We’ll call him Pastor Tom, but that’s not his real name. His story is true, however. Pastor Tom had been trained to serve as an Intentional Interim Pastor. One call had been to a church that had experienced significant conflict prior to his ministry there. The conflict had been so bad that the Circuit Counselor had attended a meeting, gotten embroiled in the conflict, and actually yelled at the people. He had even used some less-than-pastorally-kind language in the process! The church desperately needed healing and a different congregational heart. When he came, he asked, How serious are you about God’s kingdom? He even made a visual aid: a poster that read: HSAYAGK? His work there was not all smooth sailing, but when the new pastor arrived some 14 months later much of the discord had settled. The new pastor enjoyed the opportunity to build on the work Pastor Tom had done.
In another case, a long-time pastor had retired after many years at his church. The church called the associate pastor to serve as the next senior pastor. Sadly, however, the former associate pastor became an unintentional interim pastor. In other words, conflict surfaced. A perfect storm of situations beyond anyone’s control descended upon that congregation. The former associate was soon called to a new congregation where he is happily serving. The congregation determined to engage an intentional interim pastor who was able to help them make the transition to a new chapter of ministry.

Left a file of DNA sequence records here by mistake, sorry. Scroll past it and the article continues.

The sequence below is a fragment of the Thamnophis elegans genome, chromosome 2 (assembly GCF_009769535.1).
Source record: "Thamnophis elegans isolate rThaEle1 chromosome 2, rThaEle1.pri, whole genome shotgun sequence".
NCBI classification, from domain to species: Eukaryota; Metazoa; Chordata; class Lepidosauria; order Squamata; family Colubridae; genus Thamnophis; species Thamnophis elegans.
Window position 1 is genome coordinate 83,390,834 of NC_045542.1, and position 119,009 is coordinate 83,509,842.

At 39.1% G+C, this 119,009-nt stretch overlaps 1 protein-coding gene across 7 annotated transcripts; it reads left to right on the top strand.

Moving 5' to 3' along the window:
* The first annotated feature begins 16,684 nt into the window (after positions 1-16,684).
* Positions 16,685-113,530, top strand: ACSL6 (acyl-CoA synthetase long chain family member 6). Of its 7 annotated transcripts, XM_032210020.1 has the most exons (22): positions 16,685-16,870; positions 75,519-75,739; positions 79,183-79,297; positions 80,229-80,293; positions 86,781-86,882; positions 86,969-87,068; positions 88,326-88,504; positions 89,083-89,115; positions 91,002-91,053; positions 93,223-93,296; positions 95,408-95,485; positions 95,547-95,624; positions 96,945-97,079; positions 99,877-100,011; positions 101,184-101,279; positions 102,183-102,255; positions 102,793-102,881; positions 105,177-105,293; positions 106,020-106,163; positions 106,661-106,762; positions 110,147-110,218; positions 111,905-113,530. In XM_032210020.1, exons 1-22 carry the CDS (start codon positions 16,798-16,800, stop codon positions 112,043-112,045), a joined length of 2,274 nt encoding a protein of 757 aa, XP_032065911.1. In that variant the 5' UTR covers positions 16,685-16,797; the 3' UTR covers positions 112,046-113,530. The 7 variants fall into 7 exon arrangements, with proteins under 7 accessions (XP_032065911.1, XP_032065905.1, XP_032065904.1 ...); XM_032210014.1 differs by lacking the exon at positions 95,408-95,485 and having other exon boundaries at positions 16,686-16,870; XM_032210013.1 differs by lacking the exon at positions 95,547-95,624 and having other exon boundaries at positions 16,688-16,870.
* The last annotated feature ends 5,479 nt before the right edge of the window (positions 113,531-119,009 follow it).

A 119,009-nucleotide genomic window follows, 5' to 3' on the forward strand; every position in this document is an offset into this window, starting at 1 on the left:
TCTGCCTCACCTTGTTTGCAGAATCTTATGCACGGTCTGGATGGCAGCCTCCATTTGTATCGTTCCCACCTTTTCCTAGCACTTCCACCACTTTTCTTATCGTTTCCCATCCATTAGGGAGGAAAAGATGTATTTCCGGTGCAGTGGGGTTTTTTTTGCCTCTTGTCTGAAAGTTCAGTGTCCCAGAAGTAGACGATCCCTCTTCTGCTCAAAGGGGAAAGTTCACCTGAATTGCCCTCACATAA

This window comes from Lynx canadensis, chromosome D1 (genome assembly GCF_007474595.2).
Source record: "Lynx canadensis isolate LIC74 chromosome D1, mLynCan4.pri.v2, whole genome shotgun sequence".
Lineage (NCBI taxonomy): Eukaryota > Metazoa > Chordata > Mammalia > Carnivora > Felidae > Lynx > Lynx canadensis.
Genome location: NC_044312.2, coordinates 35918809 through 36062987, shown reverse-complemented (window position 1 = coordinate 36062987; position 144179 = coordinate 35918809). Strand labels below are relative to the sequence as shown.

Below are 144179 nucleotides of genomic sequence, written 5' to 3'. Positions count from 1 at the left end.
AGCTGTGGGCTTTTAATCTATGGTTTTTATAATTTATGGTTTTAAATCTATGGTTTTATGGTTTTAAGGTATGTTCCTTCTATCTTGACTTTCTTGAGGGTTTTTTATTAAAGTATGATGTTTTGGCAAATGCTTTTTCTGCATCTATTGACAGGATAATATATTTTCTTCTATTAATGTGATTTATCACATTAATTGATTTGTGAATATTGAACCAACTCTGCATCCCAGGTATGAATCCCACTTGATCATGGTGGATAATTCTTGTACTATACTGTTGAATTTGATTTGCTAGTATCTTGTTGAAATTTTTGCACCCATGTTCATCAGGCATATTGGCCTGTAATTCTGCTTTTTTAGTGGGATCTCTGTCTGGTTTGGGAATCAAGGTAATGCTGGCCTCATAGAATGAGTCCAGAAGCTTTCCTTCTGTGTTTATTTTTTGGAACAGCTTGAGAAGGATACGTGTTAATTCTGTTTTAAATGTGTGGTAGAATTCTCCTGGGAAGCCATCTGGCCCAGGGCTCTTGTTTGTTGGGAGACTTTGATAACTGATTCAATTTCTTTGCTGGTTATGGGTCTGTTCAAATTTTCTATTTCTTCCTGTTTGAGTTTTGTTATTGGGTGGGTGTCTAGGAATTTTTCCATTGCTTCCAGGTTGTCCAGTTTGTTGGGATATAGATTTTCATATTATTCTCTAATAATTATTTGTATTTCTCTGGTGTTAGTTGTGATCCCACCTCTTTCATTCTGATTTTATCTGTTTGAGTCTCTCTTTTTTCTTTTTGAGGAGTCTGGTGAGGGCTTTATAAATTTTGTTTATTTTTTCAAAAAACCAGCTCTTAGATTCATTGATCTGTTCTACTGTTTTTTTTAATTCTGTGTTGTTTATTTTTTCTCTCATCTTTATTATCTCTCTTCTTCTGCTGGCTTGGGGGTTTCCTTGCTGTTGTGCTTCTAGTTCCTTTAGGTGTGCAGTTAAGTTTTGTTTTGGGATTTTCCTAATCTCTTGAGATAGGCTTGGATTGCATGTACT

Intentional Interim Pastors are specially trained to help congregations in specific ways. They are especially suited to help in the case of…
1. A pastor’s departure after a long tenure.
2. A multiple-staff parish that loses its head pastor.
3. A congregation in a conflicted situation.
4. After situations of clergy misconduct.
5. Congregations that choose to use this as a time for renewal.
The supply of Intentional Interim Pastors is quite limited, and the demand seems to be growing. Perhaps you would consider this important ministry. Training is available and vitally important for those who serve. I’d be happy to help you explore this possibility – as one who would serve as an IIP, or to help your congregation discern if it would be appropriate and helpful for you. That’s part of my responsibility as a Texas District Congregation Support Specialist.
Intentionally Living as a Disciple of Jesus,
Rev. David Bahn, D. Min.
Texas District Congregation Support Specialist